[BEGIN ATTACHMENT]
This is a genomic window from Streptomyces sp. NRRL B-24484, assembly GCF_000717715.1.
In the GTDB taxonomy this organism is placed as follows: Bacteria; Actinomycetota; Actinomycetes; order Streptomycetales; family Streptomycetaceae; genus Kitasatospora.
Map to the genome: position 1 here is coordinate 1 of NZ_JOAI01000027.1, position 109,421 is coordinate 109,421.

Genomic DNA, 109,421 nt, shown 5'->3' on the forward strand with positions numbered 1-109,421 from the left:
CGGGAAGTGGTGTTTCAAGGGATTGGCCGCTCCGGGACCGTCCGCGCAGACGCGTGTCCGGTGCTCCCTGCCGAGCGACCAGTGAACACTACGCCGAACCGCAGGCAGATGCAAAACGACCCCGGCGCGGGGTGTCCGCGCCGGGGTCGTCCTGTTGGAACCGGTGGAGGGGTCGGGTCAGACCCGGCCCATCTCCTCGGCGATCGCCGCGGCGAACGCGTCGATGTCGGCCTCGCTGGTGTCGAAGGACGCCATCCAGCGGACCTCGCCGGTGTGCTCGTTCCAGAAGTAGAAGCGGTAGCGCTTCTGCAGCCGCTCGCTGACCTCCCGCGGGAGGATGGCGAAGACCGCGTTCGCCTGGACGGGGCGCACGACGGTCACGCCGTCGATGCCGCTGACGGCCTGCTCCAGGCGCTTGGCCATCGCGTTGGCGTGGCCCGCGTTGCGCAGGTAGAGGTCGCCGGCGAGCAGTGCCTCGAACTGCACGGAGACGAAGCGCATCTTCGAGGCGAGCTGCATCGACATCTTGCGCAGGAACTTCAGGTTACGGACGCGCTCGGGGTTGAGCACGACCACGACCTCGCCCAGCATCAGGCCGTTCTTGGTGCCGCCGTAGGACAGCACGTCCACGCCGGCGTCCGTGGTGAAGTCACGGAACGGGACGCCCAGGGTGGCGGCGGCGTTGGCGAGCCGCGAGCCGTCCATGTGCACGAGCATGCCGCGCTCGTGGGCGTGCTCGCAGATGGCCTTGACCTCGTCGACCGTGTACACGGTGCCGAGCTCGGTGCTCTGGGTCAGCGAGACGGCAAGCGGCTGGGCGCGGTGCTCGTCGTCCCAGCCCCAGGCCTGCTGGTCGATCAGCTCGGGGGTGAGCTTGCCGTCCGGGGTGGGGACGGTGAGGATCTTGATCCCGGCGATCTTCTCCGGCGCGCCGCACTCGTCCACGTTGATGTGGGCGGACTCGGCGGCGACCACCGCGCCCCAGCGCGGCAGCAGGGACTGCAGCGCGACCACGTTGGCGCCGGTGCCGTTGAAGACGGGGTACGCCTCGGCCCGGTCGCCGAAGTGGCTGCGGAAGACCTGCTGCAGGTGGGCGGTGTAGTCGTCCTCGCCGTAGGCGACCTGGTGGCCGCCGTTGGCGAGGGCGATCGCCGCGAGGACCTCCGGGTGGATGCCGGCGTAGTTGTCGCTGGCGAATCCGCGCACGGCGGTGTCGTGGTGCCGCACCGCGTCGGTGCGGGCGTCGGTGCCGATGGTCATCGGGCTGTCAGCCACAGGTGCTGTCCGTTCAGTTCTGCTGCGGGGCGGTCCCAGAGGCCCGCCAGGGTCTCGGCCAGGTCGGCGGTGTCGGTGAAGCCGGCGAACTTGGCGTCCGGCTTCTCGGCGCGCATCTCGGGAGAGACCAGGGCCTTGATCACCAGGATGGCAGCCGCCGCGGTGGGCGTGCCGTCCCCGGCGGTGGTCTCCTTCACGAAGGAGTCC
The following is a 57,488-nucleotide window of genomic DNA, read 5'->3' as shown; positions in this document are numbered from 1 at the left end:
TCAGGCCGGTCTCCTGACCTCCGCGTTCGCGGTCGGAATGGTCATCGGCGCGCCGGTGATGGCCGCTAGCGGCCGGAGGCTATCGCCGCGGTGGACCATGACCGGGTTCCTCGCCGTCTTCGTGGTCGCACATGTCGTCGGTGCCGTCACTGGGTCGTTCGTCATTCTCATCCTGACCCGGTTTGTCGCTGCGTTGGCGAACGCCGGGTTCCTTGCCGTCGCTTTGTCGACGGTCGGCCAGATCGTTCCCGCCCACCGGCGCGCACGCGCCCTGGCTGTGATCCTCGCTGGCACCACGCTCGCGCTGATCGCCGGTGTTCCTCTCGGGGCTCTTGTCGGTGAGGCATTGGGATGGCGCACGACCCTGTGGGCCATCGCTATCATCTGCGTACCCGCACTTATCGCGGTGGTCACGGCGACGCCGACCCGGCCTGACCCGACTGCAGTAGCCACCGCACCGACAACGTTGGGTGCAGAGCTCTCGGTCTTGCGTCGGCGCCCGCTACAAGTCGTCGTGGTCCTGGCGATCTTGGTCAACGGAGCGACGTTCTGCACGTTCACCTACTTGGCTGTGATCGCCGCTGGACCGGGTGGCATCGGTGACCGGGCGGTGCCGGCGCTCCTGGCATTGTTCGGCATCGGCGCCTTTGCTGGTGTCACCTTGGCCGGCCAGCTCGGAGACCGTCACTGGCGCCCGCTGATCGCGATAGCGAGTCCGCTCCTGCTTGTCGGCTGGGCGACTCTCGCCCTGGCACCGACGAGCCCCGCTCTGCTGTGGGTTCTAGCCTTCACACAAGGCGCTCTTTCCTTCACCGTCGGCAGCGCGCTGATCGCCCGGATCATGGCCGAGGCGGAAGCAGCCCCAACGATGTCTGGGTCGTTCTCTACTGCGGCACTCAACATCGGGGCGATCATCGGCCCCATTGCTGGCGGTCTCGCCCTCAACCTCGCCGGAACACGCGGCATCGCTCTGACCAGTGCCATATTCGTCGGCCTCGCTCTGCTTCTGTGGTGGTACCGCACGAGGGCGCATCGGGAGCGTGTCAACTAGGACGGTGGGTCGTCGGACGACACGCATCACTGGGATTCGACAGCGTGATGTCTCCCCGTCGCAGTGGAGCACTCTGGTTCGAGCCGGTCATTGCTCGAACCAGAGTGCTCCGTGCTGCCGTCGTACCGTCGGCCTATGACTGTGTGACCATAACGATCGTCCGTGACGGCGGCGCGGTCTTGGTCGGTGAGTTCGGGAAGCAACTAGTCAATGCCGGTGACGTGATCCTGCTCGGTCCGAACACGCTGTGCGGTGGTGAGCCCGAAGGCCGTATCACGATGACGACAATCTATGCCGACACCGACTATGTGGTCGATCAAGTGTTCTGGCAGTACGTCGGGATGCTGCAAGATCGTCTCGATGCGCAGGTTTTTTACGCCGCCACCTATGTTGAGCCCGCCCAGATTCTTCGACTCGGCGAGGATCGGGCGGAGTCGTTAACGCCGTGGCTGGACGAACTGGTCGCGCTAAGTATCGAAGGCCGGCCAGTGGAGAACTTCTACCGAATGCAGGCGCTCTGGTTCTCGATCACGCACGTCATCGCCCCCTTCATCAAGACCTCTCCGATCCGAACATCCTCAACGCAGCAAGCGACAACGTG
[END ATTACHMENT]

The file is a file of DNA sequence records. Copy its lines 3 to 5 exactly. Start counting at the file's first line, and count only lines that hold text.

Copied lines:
Map to the genome: position 1 here is coordinate 1 of NZ_JOAI01000027.1, position 109,421 is coordinate 109,421.

Genomic DNA, 109,421 nt, shown 5'->3' on the forward strand with positions numbered 1-109,421 from the left:
CGGGAAGTGGTGTTTCAAGGGATTGGCCGCTCCGGGACCGTCCGCGCAGACGCGTGTCCGGTGCTCCCTGCCGAGCGACCAGTGAACACTACGCCGAACCGCAGGCAGATGCAAAACGACCCCGGCGCGGGGTGTCCGCGCCGGGGTCGTCCTGTTGGAACCGGTGGAGGGGTCGGGTCAGACCCGGCCCATCTCCTCGGCGATCGCCGCGGCGAACGCGTCGATGTCGGCCTCGCTGGTGTCGAAGGACGCCATCCAGCGGACCTCGCCGGTGTGCTCGTTCCAGAAGTAGAAGCGGTAGCGCTTCTGCAGCCGCTCGCTGACCTCCCGCGGGAGGATGGCGAAGACCGCGTTCGCCTGGACGGGGCGCACGACGGTCACGCCGTCGATGCCGCTGACGGCCTGCTCCAGGCGCTTGGCCATCGCGTTGGCGTGGCCCGCGTTGCGCAGGTAGAGGTCGCCGGCGAGCAGTGCCTCGAACTGCACGGAGACGAAGCGCATCTTCGAGGCGAGCTGCATCGACATCTTGCGCAGGAACTTCAGGTTACGGACGCGCTCGGGGTTGAGCACGACCACGACCTCGCCCAGCATCAGGCCGTTCTTGGTGCCGCCGTAGGACAGCACGTCCACGCCGGCGTCCGTGGTGAAGTCACGGAACGGGACGCCCAGGGTGGCGGCGGCGTTGGCGAGCCGCGAGCCGTCCATGTGCACGAGCATGCCGCGCTCGTGGGCGTGCTCGCAGATGGCCTTGACCTCGTCGACCGTGTACACGGTGCCGAGCTCGGTGCTCTGGGTCAGCGAGACGGCAAGCGGCTGGGCGCGGTGCTCGTCGTCCCAGCCCCAGGCCTGCTGGTCGATCAGCTCGGGGGTGAGCTTGCCGTCCGGGGTGGGGACGGTGAGGATCTTGATCCCGGCGATCTTCTCCGGCGCGCCGCACTCGTCCACGTTGATGTGGGCGGACTCGGCGGCGACCACCGCGCCCCAGCGCGGCAGCAGGGACTGCAGCGCGACCACGTTGGCGCCGGTGCCGTTGAAGACGGGGTACGCCTCGGCCCGGTCGCCGAAGTGGCTGCGGAAGACCTGCTGCAGGTGGGCGGTGTAGTCGTCCTCGCCGTAGGCGACCTGGTGGCCGCCGTTGGCGAGGGCGATCGCCGCGAGGACCTCCGGGTGGATGCCGGCGTAGTTGTCGCTGGCGAATCCGCGCACGGCGGTGTCGTGGTGCCGCACCGCGTCGGTGCGGGCGTCGGTGCCGATGGTCATCGGGCTGTCAGCCACAGGTGCTGTCCGTTCAGTTCTGCTGCGGGGCGGTCCCAGAGGCCCGCCAGGGTCTCGGCCAGGTCGGCGGTGTCGGTGAAGCCGGCGAACTTGGCGTCCGGCTTCTCGGCGCGCATCTCGGGAGAGACCAGGGCCTTGATCACCAGGATGGCAGCCGCCGCGGTGGGCGTGCCGTCCCCGGCGGTGGTCTCCTTCACGAAGGAGTCC